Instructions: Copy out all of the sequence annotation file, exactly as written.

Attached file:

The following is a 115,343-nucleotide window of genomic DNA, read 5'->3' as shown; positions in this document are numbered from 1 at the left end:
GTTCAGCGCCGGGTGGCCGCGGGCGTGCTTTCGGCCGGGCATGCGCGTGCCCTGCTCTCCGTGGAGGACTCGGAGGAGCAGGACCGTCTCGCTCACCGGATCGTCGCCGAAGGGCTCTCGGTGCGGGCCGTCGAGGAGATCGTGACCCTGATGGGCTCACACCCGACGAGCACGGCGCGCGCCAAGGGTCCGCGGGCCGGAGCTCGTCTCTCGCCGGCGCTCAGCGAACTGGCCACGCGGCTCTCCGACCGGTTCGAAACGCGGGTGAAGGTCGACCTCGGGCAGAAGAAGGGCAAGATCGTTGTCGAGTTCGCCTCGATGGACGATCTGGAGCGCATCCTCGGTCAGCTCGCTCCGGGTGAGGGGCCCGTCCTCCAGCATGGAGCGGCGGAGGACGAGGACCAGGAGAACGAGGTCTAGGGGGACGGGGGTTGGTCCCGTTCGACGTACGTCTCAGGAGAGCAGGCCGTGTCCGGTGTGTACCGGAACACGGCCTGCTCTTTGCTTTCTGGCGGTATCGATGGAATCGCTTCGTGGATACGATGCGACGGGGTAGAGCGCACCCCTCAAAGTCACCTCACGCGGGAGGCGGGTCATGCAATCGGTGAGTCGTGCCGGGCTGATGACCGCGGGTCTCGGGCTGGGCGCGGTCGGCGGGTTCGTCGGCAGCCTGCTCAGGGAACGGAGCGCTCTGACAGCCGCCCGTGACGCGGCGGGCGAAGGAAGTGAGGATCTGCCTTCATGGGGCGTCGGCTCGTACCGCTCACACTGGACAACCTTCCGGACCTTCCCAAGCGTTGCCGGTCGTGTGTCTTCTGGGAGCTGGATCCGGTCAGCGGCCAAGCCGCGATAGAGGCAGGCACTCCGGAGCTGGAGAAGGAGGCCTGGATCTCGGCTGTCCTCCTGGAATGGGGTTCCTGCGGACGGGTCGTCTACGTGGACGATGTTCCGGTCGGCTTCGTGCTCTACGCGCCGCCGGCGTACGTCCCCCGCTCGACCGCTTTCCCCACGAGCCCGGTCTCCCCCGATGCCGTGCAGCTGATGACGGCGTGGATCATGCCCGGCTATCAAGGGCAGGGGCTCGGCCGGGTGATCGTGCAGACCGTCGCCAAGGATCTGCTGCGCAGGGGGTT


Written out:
The following is a 115,343-nucleotide window of genomic DNA, read 5'->3' as shown; positions in this document are numbered from 1 at the left end:
GTTCAGCGCCGGGTGGCCGCGGGCGTGCTTTCGGCCGGGCATGCGCGTGCCCTGCTCTCCGTGGAGGACTCGGAGGAGCAGGACCGTCTCGCTCACCGGATCGTCGCCGAAGGGCTCTCGGTGCGGGCCGTCGAGGAGATCGTGACCCTGATGGGCTCACACCCGACGAGCACGGCGCGCGCCAAGGGTCCGCGGGCCGGAGCTCGTCTCTCGCCGGCGCTCAGCGAACTGGCCACGCGGCTCTCCGACCGGTTCGAAACGCGGGTGAAGGTCGACCTCGGGCAGAAGAAGGGCAAGATCGTTGTCGAGTTCGCCTCGATGGACGATCTGGAGCGCATCCTCGGTCAGCTCGCTCCGGGTGAGGGGCCCGTCCTCCAGCATGGAGCGGCGGAGGACGAGGACCAGGAGAACGAGGTCTAGGGGGACGGGGGTTGGTCCCGTTCGACGTACGTCTCAGGAGAGCAGGCCGTGTCCGGTGTGTACCGGAACACGGCCTGCTCTTTGCTTTCTGGCGGTATCGATGGAATCGCTTCGTGGATACGATGCGACGGGGTAGAGCGCACCCCTCAAAGTCACCTCACGCGGGAGGCGGGTCATGCAATCGGTGAGTCGTGCCGGGCTGATGACCGCGGGTCTCGGGCTGGGCGCGGTCGGCGGGTTCGTCGGCAGCCTGCTCAGGGAACGGAGCGCTCTGACAGCCGCCCGTGACGCGGCGGGCGAAGGAAGTGAGGATCTGCCTTCATGGGGCGTCGGCTCGTACCGCTCACACTGGACAACCTTCCGGACCTTCCCAAGCGTTGCCGGTCGTGTGTCTTCTGGGAGCTGGATCCGGTCAGCGGCCAAGCCGCGATAGAGGCAGGCACTCCGGAGCTGGAGAAGGAGGCCTGGATCTCGGCTGTCCTCCTGGAATGGGGTTCCTGCGGACGGGTCGTCTACGTGGACGATGTTCCGGTCGGCTTCGTGCTCTACGCGCCGCCGGCGTACGTCCCCCGCTCGACCGCTTTCCCCACGAGCCCGGTCTCCCCCGATGCCGTGCAGCTGATGACGGCGTGGATCATGCCCGGCTATCAAGGGCAGGGGCTCGGCCGGGTGATCGTGCAGACCGTCGCCAAGGATCTGCTGCGCAGGGGGTT